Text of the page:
Japan will boost its military spending in coming years, buying early-warning planes, troop-carrying aircraft and beach-assault vehicles, while seeking closer ties with Asian partners to counter a more militarily assertive China.
The planned 2.6 percent increase over five years, announced yesterday, reverses a decade of decline and marks the clearest sign since Japanese Prime Minister Shinzo Abe took office a year ago that he wants a bigger military role for Japan as tension flares with China over islands they both claim.
Abe’s top priority has been reviving a long-sluggish economy, but he has also pledged to strengthen Japan’s military and boost its security profile to meet what he says is a threat from China’s rapid military buildup and recent actions to back its claims to Japanese-held islands in the East China Sea.
“China is attempting to change the status quo by force in the skies and seas of the East China Sea and South China Sea, and other areas, based on its own assertions, which are incompatible with the established international order,” Japan said in its first national security strategy, one of three plans approved yesterday. “China’s stance toward other countries and military moves, coupled with a lack of transparency regarding its military and national security policies, represent a concern to Japan and the wider international community and require close watch.”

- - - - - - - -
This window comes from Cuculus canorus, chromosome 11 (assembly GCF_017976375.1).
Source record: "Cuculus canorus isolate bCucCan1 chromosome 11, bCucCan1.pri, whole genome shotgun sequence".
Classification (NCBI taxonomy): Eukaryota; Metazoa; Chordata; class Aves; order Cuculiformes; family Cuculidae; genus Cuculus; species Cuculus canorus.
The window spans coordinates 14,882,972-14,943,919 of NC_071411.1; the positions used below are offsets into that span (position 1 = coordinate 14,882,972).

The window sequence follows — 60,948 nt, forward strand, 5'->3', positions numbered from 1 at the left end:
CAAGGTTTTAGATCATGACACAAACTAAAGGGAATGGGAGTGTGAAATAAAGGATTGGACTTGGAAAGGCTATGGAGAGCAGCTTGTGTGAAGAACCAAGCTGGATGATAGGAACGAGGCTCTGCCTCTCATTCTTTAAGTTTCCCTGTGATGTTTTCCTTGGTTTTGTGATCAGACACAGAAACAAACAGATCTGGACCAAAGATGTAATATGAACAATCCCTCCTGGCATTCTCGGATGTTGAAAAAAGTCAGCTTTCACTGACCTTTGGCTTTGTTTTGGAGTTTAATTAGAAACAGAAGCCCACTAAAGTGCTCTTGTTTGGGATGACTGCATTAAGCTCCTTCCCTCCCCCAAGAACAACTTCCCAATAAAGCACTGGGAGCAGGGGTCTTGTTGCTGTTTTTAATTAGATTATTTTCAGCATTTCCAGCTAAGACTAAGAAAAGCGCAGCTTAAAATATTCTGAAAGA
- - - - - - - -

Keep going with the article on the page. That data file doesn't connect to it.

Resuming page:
Abe’s government also vowed to review Japan’s ban on weapons exports, a move that could reinvigorate struggling defense contractors such as Mitsubishi Heavy Industries Ltd and Kawasaki Heavy Industries Ltd.
The policies, including a five-year military buildup and a 10-year defense guideline, call for stronger air and maritime surveillance capabilities, and improved ability to defend far-flung islands through such steps as setting up a marine unit, buying unarmed surveillance drones and putting a unit of E-2C early-warning aircraft on Okinawa.
Japan will budget ￥23.97 trillion (US$232.4 billion) over the coming five years for defense, up from ￥23.37 trillion the previous five years. Under current procurement practices, the five-year spending would have been ￥24.67 trillion, but the government expects to save ￥700 billion from streamlining procedures to cut costs, officials said.
Military spending had fallen for 10 years until Abe boosted the defense budget 0.8 percent this year. The Japanese Defense Ministry is seeking a 3 percent rise in the year from next April, the biggest increase in 22 years, although much of the growth reflects higher import costs due to a weaker yen.
Japanese Defense Minister Itsunori Onodera denied that the plan was aimed at any country vital.
“This is a country [China] with which we aim to have a strategic, mutually beneficial relationship. It is also a country we have deep ties economically, historically and culturally. It is important for ties with this important country to improve further,” Onodera said.
China’s Xinhua news agency said the measures were clearly aimed at China and it warned Japan against “big-power geopolitics.”
“If Japan really hopes to return itself to the ranks of a ‘normal country,’ it should face up to its aggression in history and cooperate with its Asian neighbors, instead of angering them with rounds and rounds of unwise words and policies,” Xinhua said.
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